On Monday morning,
were en route to their office on Infantry Road. They noticed a worker inside an open sewer chamber which was nearly filled with ‘contaminated water,’ seemingly mixed with sewage. Two men were seen helping the one down under to clear the ‘water’.
None of the workers were wearing gloves or boots or had any protective equipment as mandated in such scenarios. The contractor in question, engaged by the
(BSCL), was apparently clearing the blockage in the sewer chamber on Infantry road.
The work included removing ‘grey’ water, the contractor said, claiming that the underground chamber was only filled with rainwater. According to the contractor, it was not linked to the sewer network.
Meanwhile, the aforementioned eyewitnesses demanded a fair probe to ascertain whether it was an act of manual scavenging.
“The engineers engaged by the contractor provided contradicting versions. We have filed a complaint with the Bengaluru Smart City for making water enter a sewer.
Workers were emptying buckets of greyish water, which the contractor insisted was rainwater. Let an inquiry be conducted,” Sreenivasa said.
While the contractors have denied the flow of sewage into the newly-constructed manhole, the eyewitnesses strongly suspect it was a clear case of manual scavenging, a violation of the Prohibition of Employment as per Manual Scavengers and their
A video revealed one of the workers standing in chest-deep water inside the chamber.
In his complaint to the BSCL, Sreenivasa explained the course of the conversation where the three engineers of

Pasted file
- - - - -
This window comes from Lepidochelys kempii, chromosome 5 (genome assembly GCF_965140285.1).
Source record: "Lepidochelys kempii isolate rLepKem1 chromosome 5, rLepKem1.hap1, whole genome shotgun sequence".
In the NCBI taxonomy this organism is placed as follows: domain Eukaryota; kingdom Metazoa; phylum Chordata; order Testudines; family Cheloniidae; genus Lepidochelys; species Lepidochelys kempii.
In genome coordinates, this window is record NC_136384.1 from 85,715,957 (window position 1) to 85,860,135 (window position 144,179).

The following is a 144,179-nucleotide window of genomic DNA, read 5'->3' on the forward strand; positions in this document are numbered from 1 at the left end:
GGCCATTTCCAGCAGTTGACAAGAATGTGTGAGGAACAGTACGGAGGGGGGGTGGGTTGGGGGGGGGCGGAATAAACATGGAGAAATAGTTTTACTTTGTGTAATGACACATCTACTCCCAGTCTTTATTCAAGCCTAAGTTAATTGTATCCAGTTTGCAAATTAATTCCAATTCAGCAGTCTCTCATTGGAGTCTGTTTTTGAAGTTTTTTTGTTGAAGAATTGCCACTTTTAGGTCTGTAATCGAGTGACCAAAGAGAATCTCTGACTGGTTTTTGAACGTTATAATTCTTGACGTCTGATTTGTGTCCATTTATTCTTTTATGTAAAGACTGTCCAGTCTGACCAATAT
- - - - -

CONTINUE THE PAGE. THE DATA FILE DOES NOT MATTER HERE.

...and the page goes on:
kept changing their versions: In the beginning, the engineers reportedly justified the act stating that ‘humans were needed to clean the sewage as no machine could do it’.
To a question on safety equipment, as per the complaint, the engineers said the workers were ‘drunkards and they have sold off the boots and gloves’ given to them.
“With those gloves, one cannot remove the debris which is stuck,” one of the engineers reportedly said.
Advocate Sreenivasa, meanwhile, reminded the engineers that the law prohibits anyone from engagement or employment for hazardous cleaning of sewers and septic tanks.
We issued a notice to the contractor after a complaint of suspected manual scavenging… The chamber is under progress; the sewage line is not linked yet, our engineers told me.
— Rajendra Cholan, MD, BSCL
As the matter escalated further, the engineers came up with a different version.
, one of the three engineers employed by the firm, claimed that the underground manhole was not linked to the functional sewer network. “The workers were engaged only to remove rainwater and stone aggregates. The manhole is not handed over to the
. If the sewage was flowing in it, the chamber would have turned black,” he said.
The complaint to the BSCL managing director has sought the number of steps taken for the workers’ welfare and prevention of manual scavenging.
BSCL managing director Rajendra Cholan said a team was sent to inspect the chamber in question: “We have issued a notice to the contractor after a complaint of suspected manual scavenging was filed. Our engineers have informed me that the chamber work was currently under progress and the sewer line was not linked to the chamber yet,” he said.
There exists equipment to clear blockage in sewer chambers. While big corporations such as the BWSSB use jetting machines, there have been several instances where private individuals or firms forced workers to clear the sewers manually.